By David F. Cohen
As Coby Fleener’s replacement at Stanford in 2012, Zach Ertz scattered Chip Kelly’s Oregon defense with 11 catches for 106 yards and one game-changing touchdown grab that cost the Ducks a shot at the national title.
“They used him all over the place,” Kelly said. “You couldn’t isolate him in one certain spot.”
Five months later, Kelly’s Eagles tabbed Ertz with a first-round grade but sweated it out until the second round to land the versatile pass-catcher Philly feared would wind up with the 49ers.
After increasing his production each year at Stanford, Ertz played in just 24 percent of Eagles snaps over his first three NFL appearances. He bloomed from there, though, taking the field for 47 percent of downs over his final 11 games.
“You saw in the second half of the season what kind of went on,” Ertz said. “I was used all over the field.”
Watching all of Ertz’s targets, I left impressed with his ability to puncture coverage and give his quarterback a window to throw to. He doesn’t possess blazing speed, but Ertz is a physical after-the-catch receiver with the ability to punish smaller cover men.
He’s certainly helped by playing in an offense that wears down opponents with tempo, but Ertz helps the Eagles with his ability to high-point receptions and win battles in coverage. While watching his rookie tape, I couldn’t help but think: He’s just getting started.
“There are three players that I told that they would be great players in this league,” Michael Vick told Philadelphia magazine in December. “I always told Alge Crumpler that he was going to be great, I always told Shady McCoy that he was going to be a great player in this league, and I always told Roddy White. And now I’m saying Zach Ertz.”
While Ertz is often compared with Jason Witten, I agree with Doug Farrar, who saw Kyle Rudolph in Ertz’s play.
In Kelly’s innovative-offensive machine, Philly’s young tight end has the potential to move beyond comparisons into territory of his own.
Ertz must improve his in-line blocking. He lost too many snaps last season to Brent Celek and James Casey, especially when the Eagles leaned heavily on dual tight end sets to power the ground game.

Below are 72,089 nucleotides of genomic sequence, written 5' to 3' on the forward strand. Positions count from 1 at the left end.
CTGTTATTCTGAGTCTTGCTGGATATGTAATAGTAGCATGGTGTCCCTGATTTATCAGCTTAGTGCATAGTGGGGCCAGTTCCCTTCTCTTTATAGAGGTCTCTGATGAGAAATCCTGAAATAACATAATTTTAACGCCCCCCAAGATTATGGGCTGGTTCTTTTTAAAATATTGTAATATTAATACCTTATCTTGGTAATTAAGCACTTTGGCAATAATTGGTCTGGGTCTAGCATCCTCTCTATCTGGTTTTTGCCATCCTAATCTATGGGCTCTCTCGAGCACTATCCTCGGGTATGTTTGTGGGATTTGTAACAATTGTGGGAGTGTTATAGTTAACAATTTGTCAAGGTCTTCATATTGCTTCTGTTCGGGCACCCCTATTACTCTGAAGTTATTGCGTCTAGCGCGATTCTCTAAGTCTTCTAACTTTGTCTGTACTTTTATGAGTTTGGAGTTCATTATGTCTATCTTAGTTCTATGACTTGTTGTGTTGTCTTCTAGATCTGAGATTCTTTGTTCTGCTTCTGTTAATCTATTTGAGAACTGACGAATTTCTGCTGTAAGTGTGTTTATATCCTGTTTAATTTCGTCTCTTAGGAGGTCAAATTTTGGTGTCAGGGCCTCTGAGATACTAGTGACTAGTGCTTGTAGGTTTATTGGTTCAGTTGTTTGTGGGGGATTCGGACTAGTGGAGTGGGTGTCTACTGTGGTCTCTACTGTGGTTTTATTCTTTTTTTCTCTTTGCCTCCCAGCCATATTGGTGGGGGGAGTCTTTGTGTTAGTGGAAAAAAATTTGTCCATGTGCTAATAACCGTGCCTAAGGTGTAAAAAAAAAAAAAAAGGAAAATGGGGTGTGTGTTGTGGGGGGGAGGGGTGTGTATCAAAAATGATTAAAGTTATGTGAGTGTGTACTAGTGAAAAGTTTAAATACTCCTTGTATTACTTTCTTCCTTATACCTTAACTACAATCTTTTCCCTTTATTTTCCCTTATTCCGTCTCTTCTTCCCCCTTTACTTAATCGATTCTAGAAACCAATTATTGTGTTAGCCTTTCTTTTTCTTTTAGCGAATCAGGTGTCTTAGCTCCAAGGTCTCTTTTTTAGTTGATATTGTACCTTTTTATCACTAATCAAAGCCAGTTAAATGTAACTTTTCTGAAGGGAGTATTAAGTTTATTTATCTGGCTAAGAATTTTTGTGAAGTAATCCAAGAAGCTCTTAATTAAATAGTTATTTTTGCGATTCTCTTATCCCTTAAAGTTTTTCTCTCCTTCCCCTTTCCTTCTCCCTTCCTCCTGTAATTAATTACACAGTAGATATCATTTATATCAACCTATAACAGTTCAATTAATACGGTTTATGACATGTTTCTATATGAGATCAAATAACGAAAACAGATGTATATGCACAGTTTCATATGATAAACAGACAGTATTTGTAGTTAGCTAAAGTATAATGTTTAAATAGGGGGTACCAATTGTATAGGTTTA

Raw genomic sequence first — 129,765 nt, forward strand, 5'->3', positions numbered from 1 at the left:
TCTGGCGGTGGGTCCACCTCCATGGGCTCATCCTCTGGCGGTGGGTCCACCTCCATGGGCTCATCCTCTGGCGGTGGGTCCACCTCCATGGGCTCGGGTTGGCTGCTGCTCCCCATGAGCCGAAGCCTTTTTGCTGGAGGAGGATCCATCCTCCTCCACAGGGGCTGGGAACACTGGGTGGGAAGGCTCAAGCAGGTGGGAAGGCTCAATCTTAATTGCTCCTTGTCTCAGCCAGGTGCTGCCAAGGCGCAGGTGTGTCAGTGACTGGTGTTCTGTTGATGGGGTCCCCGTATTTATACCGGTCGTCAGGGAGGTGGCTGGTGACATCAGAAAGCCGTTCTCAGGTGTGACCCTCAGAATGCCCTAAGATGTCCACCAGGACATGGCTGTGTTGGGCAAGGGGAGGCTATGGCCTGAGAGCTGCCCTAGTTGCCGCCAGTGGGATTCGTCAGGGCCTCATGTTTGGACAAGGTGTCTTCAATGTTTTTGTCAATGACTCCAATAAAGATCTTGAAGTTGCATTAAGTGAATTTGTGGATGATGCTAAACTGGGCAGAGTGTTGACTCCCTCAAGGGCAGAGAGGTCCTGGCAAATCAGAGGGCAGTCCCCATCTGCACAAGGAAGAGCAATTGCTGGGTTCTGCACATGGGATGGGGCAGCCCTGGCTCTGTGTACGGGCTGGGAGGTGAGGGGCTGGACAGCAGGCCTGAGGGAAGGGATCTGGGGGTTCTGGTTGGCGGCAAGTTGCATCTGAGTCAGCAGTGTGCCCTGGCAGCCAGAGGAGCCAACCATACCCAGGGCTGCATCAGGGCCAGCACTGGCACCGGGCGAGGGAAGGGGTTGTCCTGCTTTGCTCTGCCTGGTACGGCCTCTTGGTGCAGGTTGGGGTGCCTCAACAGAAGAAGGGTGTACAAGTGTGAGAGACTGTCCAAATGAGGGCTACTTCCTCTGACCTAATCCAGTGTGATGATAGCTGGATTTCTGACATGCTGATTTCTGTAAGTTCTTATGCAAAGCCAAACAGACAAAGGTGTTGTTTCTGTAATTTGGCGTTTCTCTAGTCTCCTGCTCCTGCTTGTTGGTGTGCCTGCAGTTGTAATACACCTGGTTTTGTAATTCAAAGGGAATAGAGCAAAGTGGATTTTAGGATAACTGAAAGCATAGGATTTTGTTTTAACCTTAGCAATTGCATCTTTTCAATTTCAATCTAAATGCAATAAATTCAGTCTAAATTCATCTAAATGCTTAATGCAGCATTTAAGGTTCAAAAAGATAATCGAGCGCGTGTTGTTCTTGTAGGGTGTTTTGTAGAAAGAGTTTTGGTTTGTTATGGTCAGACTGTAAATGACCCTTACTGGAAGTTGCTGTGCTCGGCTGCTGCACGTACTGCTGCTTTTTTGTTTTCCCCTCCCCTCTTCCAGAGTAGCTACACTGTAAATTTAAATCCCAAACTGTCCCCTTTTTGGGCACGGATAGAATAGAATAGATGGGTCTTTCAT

Knowing that Philly’s offense moves too fast to sub its tight ends, Ertz has cited better blocking technique as a primary offseason goal. He’s gotten bigger, too, with general manager Howie Roseman confirming that Ertz has packed on muscle.
Through the air, Ertz logged just three games with five-plus receptions. It’s not a knock, but he lacks the explosion and speed of a Jimmy Graham on film. This is a player who must continue to craft his game and learn to win battles for the tough yards.
The Eagles want to see a complete player before handing Ertz a starring role.
“I think Zach can have a huge role,” Kelly said in May, per the Inquirer.
That was Chip’s answer when asked who might fill the void left by DeSean Jackson.
Second-year NFL campaigns have been kind to tight ends like Graham, Witten, Rob Gronkowski and Antonio Gates. Year 3 saw Jordan Cameron explode onto the scene in Cleveland.
At 6-feet-5 and 250 pounds, Ertz has the physical tools to make a larger contribution in the passing game. Generating a 36/469/4 line off fewer than half of Philly’s snaps, he’s a solid bet to reach 60 grabs for 850 yards and eight touchdowns.
Ertz will make fantasy owners quite content come September.